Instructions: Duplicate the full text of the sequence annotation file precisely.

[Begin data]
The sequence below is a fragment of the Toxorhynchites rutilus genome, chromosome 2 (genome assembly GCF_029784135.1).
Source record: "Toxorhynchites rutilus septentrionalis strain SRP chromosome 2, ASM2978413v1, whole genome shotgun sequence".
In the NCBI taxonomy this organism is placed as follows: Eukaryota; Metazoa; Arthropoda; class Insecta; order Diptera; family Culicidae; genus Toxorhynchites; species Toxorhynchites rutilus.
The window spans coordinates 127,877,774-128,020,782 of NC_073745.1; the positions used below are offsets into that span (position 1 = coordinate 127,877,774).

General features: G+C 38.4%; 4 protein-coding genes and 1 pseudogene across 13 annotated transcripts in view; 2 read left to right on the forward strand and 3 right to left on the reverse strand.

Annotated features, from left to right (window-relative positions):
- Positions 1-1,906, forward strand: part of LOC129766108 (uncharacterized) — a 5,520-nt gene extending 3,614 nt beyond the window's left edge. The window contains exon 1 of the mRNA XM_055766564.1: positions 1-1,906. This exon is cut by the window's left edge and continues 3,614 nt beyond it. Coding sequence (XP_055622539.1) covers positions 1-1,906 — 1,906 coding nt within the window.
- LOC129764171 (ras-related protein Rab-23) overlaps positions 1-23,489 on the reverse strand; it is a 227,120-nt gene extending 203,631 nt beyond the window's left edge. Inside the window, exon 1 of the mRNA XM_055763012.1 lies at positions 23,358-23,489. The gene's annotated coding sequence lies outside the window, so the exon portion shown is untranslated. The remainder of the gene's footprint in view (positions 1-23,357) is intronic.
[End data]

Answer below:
The sequence below is a fragment of the Toxorhynchites rutilus genome, chromosome 2 (genome assembly GCF_029784135.1).
Source record: "Toxorhynchites rutilus septentrionalis strain SRP chromosome 2, ASM2978413v1, whole genome shotgun sequence".
In the NCBI taxonomy this organism is placed as follows: Eukaryota; Metazoa; Arthropoda; class Insecta; order Diptera; family Culicidae; genus Toxorhynchites; species Toxorhynchites rutilus.
The window spans coordinates 127,877,774-128,020,782 of NC_073745.1; the positions used below are offsets into that span (position 1 = coordinate 127,877,774).

General features: G+C 38.4%; 4 protein-coding genes and 1 pseudogene across 13 annotated transcripts in view; 2 read left to right on the forward strand and 3 right to left on the reverse strand.

Annotated features, from left to right (window-relative positions):
- Positions 1-1,906, forward strand: part of LOC129766108 (uncharacterized) — a 5,520-nt gene extending 3,614 nt beyond the window's left edge. The window contains exon 1 of the mRNA XM_055766564.1: positions 1-1,906. This exon is cut by the window's left edge and continues 3,614 nt beyond it. Coding sequence (XP_055622539.1) covers positions 1-1,906 — 1,906 coding nt within the window.
- LOC129764171 (ras-related protein Rab-23) overlaps positions 1-23,489 on the reverse strand; it is a 227,120-nt gene extending 203,631 nt beyond the window's left edge. Inside the window, exon 1 of the mRNA XM_055763012.1 lies at positions 23,358-23,489. The gene's annotated coding sequence lies outside the window, so the exon portion shown is untranslated. The remainder of the gene's footprint in view (positions 1-23,357) is intronic.